Competition Bureau statement regarding the acquisition by TransForce of Vitran

OTTAWA, April 1, 2014 — This statement summarizes the approach taken by the Competition Bureau in its review of the proposed acquisition by TransForce Inc. (TransForce) of Vitran Corporation Inc. (Vitran), pursuant to an agreement announced on December 30, 2013.

On March 24, 2014, the Bureau issued a No Action Letter (NAL) to TransForce stating that the Commissioner of Competition does not, at this time, intend to make an application under section 92 of the Competition Act (Act) in respect of the transaction. Section 97 of the Act provides for a one-year period following completion of the transaction during which the Commissioner may challenge the transaction before the Competition Tribunal.

Background:

TransForce, through its affiliates, and Vitran are active in the freight industry through the provision of road and intermodal (a combination of road and rail) freight services to Canadian and international customers. In particular, Vitran and TransForce’s affiliates are significant competitors in the supply of intermodal less-than-truckload (LTL) services between central and western Canada. On January 22, 2014, the Bureau received notification from TransForce that it intended to acquire the remaining outstanding shares of Vitran that it did not already own. The transaction is the third acquisition by TransForce of a competitor in the intermodal freight industry in the past three years (QuikX was acquired in 2012 and Clarke Transport in 2013).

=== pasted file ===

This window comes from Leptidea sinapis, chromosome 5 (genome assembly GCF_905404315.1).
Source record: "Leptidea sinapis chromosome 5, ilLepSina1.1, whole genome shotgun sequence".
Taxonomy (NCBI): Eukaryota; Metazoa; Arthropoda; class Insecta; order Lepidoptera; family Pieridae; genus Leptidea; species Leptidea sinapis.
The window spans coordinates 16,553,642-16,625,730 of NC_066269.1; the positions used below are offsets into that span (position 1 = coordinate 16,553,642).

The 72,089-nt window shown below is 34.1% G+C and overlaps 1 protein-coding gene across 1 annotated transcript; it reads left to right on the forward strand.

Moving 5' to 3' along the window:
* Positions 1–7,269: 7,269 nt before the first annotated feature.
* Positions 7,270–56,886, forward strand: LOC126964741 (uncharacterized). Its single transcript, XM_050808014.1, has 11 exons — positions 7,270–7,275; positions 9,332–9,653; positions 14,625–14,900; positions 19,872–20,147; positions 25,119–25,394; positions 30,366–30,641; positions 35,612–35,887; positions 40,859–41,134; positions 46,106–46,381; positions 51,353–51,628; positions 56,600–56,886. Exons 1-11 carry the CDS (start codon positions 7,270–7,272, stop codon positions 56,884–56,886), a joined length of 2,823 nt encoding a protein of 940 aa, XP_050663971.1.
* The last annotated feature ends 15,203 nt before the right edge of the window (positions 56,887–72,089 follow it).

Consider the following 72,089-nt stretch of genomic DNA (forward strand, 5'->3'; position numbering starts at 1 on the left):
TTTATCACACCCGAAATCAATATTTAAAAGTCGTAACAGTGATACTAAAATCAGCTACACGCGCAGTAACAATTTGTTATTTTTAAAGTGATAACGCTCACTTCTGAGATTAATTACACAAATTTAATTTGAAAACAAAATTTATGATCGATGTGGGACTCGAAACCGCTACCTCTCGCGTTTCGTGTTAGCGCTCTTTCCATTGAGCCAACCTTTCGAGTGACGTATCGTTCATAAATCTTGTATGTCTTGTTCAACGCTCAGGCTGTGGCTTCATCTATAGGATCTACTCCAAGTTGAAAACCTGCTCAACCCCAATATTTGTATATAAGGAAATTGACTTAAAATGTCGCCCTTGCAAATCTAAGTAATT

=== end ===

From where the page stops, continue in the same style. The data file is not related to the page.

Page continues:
In conducting its review, the Bureau interviewed and sought data from industry stakeholders, including customers and competitors to the parties, and reviewed documentary evidence and data from the parties. Ultimately, the Bureau determined that the proposed transaction is not likely to result in a substantial lessening or prevention of competition in any relevant market due to effective remaining competition.

Relevant markets

Intermodal freight service, in contrast to road-only service, uses rail transport for long portions of a journey between origin and destination points. LTL providers, in contrast to truckload (TL) providers, aggregate the loads of smaller customers who are not shipping enough goods to fill an entire trailer or shipping container. Customers of intermodal LTL freight services include small and medium sized businesses in the retail and manufacturing sectors, and many other types of businesses.

The Bureau considers LTL and TL services to be separate product markets as they are not substitutes from a customer perspective. Customers that use LTL services do not have sufficient goods to fill an entire trailer and therefore benefit from sharing trailer space with other customers. In contrast, customers with sufficiently large loads must use TL services to meet their required capacity.